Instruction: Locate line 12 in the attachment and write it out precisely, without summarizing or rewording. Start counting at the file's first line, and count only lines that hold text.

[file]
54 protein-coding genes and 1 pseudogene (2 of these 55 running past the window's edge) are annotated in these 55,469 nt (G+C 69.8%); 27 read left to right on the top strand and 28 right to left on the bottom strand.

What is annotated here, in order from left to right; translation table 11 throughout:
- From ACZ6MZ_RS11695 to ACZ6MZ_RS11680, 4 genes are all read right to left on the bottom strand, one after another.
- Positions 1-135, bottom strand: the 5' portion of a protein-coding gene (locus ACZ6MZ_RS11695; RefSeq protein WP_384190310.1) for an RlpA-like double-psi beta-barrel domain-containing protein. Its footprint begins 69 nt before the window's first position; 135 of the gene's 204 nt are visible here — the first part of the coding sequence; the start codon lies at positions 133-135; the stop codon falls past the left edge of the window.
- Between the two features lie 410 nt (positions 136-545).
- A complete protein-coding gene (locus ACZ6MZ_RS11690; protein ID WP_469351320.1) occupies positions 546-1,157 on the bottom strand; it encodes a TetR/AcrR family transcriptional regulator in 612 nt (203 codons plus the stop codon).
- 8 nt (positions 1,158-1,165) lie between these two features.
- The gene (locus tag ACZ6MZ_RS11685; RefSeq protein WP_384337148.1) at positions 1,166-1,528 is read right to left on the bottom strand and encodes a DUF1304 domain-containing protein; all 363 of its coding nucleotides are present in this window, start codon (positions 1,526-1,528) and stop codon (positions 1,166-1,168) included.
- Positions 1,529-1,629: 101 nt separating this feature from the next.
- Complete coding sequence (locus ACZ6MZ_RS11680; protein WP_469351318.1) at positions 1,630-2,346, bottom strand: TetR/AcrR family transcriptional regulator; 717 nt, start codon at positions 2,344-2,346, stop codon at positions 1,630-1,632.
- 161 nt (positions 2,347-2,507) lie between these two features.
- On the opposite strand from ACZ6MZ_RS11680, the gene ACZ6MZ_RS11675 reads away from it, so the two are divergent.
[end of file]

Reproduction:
- On the opposite strand from ACZ6MZ_RS11680, the gene ACZ6MZ_RS11675 reads away from it, so the two are divergent.